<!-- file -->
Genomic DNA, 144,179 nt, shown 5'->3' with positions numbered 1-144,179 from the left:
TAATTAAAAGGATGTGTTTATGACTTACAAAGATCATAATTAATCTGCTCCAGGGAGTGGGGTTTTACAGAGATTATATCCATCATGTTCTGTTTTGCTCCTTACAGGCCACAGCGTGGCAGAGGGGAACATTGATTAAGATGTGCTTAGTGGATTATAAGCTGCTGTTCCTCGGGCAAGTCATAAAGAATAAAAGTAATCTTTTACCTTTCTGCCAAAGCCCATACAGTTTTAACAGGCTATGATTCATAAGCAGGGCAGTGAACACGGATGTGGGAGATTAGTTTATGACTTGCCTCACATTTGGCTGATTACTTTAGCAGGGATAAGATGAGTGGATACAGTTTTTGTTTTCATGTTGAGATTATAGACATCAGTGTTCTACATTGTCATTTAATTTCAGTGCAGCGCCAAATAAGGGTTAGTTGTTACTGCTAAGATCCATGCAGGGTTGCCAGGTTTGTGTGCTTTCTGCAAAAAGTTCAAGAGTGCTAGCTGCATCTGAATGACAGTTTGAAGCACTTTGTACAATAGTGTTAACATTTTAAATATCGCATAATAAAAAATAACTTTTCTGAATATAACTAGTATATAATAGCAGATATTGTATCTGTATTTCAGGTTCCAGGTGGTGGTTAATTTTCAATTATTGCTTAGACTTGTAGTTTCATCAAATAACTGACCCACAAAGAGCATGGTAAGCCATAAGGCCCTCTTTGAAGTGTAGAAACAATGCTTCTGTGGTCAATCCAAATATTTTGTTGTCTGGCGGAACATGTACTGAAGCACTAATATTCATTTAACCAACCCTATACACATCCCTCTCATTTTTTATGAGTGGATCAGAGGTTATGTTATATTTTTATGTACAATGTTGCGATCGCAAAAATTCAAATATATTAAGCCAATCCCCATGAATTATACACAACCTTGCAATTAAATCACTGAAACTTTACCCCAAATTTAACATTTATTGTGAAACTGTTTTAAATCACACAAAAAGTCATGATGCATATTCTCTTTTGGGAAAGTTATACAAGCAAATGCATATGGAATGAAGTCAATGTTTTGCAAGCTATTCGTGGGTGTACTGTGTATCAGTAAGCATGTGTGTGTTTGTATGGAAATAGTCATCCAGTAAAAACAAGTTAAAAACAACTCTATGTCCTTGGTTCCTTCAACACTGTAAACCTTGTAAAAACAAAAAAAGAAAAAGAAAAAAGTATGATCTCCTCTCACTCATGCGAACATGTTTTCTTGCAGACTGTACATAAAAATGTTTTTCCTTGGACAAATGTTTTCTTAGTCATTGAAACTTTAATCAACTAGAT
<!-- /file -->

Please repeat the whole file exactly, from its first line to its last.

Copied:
Genomic DNA, 144,179 nt, shown 5'->3' with positions numbered 1-144,179 from the left:
TAATTAAAAGGATGTGTTTATGACTTACAAAGATCATAATTAATCTGCTCCAGGGAGTGGGGTTTTACAGAGATTATATCCATCATGTTCTGTTTTGCTCCTTACAGGCCACAGCGTGGCAGAGGGGAACATTGATTAAGATGTGCTTAGTGGATTATAAGCTGCTGTTCCTCGGGCAAGTCATAAAGAATAAAAGTAATCTTTTACCTTTCTGCCAAAGCCCATACAGTTTTAACAGGCTATGATTCATAAGCAGGGCAGTGAACACGGATGTGGGAGATTAGTTTATGACTTGCCTCACATTTGGCTGATTACTTTAGCAGGGATAAGATGAGTGGATACAGTTTTTGTTTTCATGTTGAGATTATAGACATCAGTGTTCTACATTGTCATTTAATTTCAGTGCAGCGCCAAATAAGGGTTAGTTGTTACTGCTAAGATCCATGCAGGGTTGCCAGGTTTGTGTGCTTTCTGCAAAAAGTTCAAGAGTGCTAGCTGCATCTGAATGACAGTTTGAAGCACTTTGTACAATAGTGTTAACATTTTAAATATCGCATAATAAAAAATAACTTTTCTGAATATAACTAGTATATAATAGCAGATATTGTATCTGTATTTCAGGTTCCAGGTGGTGGTTAATTTTCAATTATTGCTTAGACTTGTAGTTTCATCAAATAACTGACCCACAAAGAGCATGGTAAGCCATAAGGCCCTCTTTGAAGTGTAGAAACAATGCTTCTGTGGTCAATCCAAATATTTTGTTGTCTGGCGGAACATGTACTGAAGCACTAATATTCATTTAACCAACCCTATACACATCCCTCTCATTTTTTATGAGTGGATCAGAGGTTATGTTATATTTTTATGTACAATGTTGCGATCGCAAAAATTCAAATATATTAAGCCAATCCCCATGAATTATACACAACCTTGCAATTAAATCACTGAAACTTTACCCCAAATTTAACATTTATTGTGAAACTGTTTTAAATCACACAAAAAGTCATGATGCATATTCTCTTTTGGGAAAGTTATACAAGCAAATGCATATGGAATGAAGTCAATGTTTTGCAAGCTATTCGTGGGTGTACTGTGTATCAGTAAGCATGTGTGTGTTTGTATGGAAATAGTCATCCAGTAAAAACAAGTTAAAAACAACTCTATGTCCTTGGTTCCTTCAACACTGTAAACCTTGTAAAAACAAAAAAAGAAAAAGAAAAAAGTATGATCTCCTCTCACTCATGCGAACATGTTTTCTTGCAGACTGTACATAAAAATGTTTTTCCTTGGACAAATGTTTTCTTAGTCATTGAAACTTTAATCAACTAGAT